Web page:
“Creating holistic approaches”
African leaders from local and national levels are crisscrossing around the world looking for solutions to increasing violent conflicts resulting from increased involvement of young people into radicalized extreme groups. That is a sign of false hope. The push factors are self inflicted and solutions must be generic. Apart from push factors, pull factors such as personal rewards associated with membership of a radical group that offers economic gains than the governments does, that adds to ones fame and glory, and provides personal empowerment by owning a few dollars to buy a cell phone or appeal from religious ideology are critical inducements but relegated.
Often neglected are push factors such as corruption, weak governance to drive inclusive growth, lack of rule of law and social justice to address grievances, lack of social inclusion, grievances, a broader lack of opportunities that empower young people perceived marginalization. “Disenfranchisement, government corruption, ethnic divisions and exposure to violence are all critical factors”, said Proctor from Mercy Corps.
Any effective aversion of this state of affairs in Africa particularly requires broad based understanding of the push and pull factors. Addressing the question of corruption as it affects the marginalized and disenfranchised groups in society is critical. Creating holistic approaches to identify critical incentives to radicalization and extremism, and developing comprehensive programs that include youths at all level particularly the question of making them to feel a sense of identity, purpose and value, and creating space where they become productive other than being destructive members of the community. This is the task that should keep our government officials waking up early in the morning and sleeping late into the night. It is the task we all should be behind.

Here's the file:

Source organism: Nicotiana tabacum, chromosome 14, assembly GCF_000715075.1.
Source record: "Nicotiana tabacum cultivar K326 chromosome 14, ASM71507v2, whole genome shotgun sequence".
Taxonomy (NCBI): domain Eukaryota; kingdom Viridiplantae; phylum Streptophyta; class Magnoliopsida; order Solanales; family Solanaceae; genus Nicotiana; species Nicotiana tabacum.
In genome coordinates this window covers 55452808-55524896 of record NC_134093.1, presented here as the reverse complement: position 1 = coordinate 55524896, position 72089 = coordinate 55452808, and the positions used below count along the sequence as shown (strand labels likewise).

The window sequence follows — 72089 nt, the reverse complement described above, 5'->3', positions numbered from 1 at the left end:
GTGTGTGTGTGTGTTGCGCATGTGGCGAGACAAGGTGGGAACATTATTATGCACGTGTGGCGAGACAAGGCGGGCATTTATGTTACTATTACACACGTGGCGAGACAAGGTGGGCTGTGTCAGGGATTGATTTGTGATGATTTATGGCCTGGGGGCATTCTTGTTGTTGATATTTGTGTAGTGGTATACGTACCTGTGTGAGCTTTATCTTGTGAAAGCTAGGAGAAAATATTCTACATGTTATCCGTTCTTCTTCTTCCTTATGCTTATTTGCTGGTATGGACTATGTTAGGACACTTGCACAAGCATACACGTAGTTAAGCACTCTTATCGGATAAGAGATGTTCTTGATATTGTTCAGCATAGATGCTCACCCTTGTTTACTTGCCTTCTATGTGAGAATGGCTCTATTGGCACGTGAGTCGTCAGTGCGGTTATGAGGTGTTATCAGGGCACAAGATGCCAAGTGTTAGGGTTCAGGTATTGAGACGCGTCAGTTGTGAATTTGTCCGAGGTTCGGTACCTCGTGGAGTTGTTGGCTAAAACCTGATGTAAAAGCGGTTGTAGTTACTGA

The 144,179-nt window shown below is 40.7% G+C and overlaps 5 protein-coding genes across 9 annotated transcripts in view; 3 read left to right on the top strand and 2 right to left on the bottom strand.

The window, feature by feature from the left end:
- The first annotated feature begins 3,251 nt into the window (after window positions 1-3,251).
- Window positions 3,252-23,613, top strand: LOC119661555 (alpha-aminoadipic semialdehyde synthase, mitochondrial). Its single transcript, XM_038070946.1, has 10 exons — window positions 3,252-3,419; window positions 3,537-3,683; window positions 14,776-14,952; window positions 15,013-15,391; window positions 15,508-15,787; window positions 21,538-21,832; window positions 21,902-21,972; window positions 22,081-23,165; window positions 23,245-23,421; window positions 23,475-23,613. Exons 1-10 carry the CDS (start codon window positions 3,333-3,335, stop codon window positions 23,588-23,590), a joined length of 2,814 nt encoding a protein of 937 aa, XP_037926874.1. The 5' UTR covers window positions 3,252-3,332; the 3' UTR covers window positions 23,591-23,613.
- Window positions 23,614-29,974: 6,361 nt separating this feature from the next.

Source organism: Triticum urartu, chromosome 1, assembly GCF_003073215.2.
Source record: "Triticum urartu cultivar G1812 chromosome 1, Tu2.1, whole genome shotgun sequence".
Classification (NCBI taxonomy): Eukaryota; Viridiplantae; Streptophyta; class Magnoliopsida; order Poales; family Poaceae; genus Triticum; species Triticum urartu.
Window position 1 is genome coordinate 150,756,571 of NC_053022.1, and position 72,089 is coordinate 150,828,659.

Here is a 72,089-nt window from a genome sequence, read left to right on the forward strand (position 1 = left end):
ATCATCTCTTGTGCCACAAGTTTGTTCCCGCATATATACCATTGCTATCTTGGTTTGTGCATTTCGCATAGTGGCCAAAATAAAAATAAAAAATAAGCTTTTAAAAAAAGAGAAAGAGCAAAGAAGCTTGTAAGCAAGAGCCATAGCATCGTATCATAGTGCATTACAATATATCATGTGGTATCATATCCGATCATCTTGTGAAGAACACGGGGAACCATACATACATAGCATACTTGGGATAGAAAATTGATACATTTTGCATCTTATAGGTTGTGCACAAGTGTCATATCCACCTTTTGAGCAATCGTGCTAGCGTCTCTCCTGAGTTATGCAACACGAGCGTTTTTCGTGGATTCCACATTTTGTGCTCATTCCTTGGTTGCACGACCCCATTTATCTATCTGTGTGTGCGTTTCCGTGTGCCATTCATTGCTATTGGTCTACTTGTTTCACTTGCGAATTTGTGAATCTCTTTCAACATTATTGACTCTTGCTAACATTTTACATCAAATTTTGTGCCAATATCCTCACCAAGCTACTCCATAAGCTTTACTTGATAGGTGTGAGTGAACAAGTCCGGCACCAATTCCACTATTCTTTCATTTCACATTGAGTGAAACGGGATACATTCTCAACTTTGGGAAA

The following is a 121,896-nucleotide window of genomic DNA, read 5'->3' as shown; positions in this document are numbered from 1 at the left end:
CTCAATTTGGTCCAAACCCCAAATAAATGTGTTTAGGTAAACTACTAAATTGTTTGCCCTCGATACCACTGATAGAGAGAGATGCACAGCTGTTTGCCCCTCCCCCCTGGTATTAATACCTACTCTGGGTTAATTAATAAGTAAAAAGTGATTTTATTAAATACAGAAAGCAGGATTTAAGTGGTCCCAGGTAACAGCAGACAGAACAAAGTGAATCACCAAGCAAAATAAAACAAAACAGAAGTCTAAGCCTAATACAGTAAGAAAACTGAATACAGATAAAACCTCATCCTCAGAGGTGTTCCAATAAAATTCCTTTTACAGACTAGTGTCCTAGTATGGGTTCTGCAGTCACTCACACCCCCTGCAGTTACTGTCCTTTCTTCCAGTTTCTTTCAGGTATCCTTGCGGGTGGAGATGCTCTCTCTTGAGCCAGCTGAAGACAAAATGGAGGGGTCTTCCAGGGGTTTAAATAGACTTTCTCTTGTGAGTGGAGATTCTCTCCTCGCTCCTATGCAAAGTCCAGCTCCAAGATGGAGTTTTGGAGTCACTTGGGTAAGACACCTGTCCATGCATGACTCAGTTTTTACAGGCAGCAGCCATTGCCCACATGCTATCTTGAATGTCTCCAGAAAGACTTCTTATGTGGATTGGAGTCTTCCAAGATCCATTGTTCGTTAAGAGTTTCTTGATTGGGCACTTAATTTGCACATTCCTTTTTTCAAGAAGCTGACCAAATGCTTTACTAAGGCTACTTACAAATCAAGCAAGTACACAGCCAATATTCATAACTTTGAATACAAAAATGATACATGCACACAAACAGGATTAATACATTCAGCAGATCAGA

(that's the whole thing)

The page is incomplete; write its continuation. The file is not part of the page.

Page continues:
Being a COP 23-Column of Era Environment by Tabi Joda
Tabi H. Joda is an entrepreneur, a youth activist from Cameroon and Nigeria. With a considerable working experience: he worked and still works with UN System, UN MDG, World Bank, NOWEI, MILDAS, FIFA etc. He has a Tertiary education in International Studies, Business Management and Information Technology, Development, Environmental Sustainability and Climate change. He is Multilingual and speaks English, French, Arabic, German, Hausa and Fulfulde. Since 2015, he has launched an initiative called “plant a tree today to avert climate change.”